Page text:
According to Reuters and other sources, Iran and the rest of the world did not reach a nuclear deal by the Nov. 24 deadline. Instead, they will try again next month. (The new deadline is the end of June 2015.) Most likely, the extension will be worked out without giving Iran any new relief from sanctions as a condition for it to keep talking with the P+5 nations (the five permanent members of the UN Security Council, plus Germany).
With the extension, it will have been exactly a year since the interim deal, which was only supposed to last for six months, was announced. Iran was forced to negotiate because economic sanctions were hurting its economy so much. The interim deal, which eased many sanctions, has helped Iran’s economy recover a lot. After negotiators failed to reach a deal in July, the original deal was extended. This gave Iran more economic relief.
Also, Iran is widely thought to have broken the interim deal by taking advantage of the loosening of sanctions. People also think that Iran broke the interim agreement by building new uranium centrifuges. The Obama administration has made it clear that it wants peace at almost any cost, even if that means letting Iran keep most of the nuclear enrichment technology that the UN Security Council has already banned.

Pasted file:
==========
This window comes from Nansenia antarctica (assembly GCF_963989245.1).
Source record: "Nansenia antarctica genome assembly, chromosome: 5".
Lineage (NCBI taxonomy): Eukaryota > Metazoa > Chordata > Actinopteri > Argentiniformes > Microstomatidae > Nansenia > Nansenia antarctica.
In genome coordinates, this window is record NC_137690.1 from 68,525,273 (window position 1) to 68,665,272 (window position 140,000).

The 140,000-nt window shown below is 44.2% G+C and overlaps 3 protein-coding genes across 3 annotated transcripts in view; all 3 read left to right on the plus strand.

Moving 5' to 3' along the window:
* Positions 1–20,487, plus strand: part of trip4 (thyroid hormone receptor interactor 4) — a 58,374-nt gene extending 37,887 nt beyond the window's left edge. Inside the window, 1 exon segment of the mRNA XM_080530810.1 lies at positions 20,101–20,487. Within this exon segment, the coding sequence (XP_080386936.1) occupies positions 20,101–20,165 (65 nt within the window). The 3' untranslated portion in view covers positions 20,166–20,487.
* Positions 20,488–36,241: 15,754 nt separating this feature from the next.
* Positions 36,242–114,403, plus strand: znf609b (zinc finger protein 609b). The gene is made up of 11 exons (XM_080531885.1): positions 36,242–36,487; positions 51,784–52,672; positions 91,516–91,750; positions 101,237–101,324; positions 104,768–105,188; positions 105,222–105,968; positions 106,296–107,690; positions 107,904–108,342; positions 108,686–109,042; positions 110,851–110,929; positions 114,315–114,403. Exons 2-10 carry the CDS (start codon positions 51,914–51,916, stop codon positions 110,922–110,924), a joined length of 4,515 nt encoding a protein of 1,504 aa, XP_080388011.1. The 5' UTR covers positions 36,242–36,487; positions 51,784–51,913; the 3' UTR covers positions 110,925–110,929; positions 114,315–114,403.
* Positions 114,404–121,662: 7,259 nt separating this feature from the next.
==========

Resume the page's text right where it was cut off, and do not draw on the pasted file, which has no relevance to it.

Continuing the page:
Critics of the deal, like Israeli Prime Minister Benjamin Netanyahu, who called the interim deal a “historic mistake” at the time, will be proven right if the deal is extended. (Israel doesn’t want Iran to be able to enrich uranium and has threatened to go to war to stop Iran’s nuclear programme.)
At the same time, an extension is probably better than a deal where the P+5 gives the Iranian regime quick concessions just to save face.
There have been a lot of rumours that President Barack Obama has been thinking about ways to get around Congress if a deal is signed. The Constitution says that the U.S. Senate must ratify foreign treaties, and strong opposition from both parties to giving Iran nuclear concessions means that any deal with Iran under the conditions being talked about, which include keeping the ability to enrich nuclear fuel, would be hard to pass.
With the talks going on longer, the newly-elected Republican Senate might be able to move forward with new sanctions bills that Democratic Party leaders had put off to give the administration more room. In a strange way, a tougher stance by Congress could increase the chances of a deal by showing Iran that Obama can’t make any more concessions. This would make Iran more likely to accept what is already on the table.
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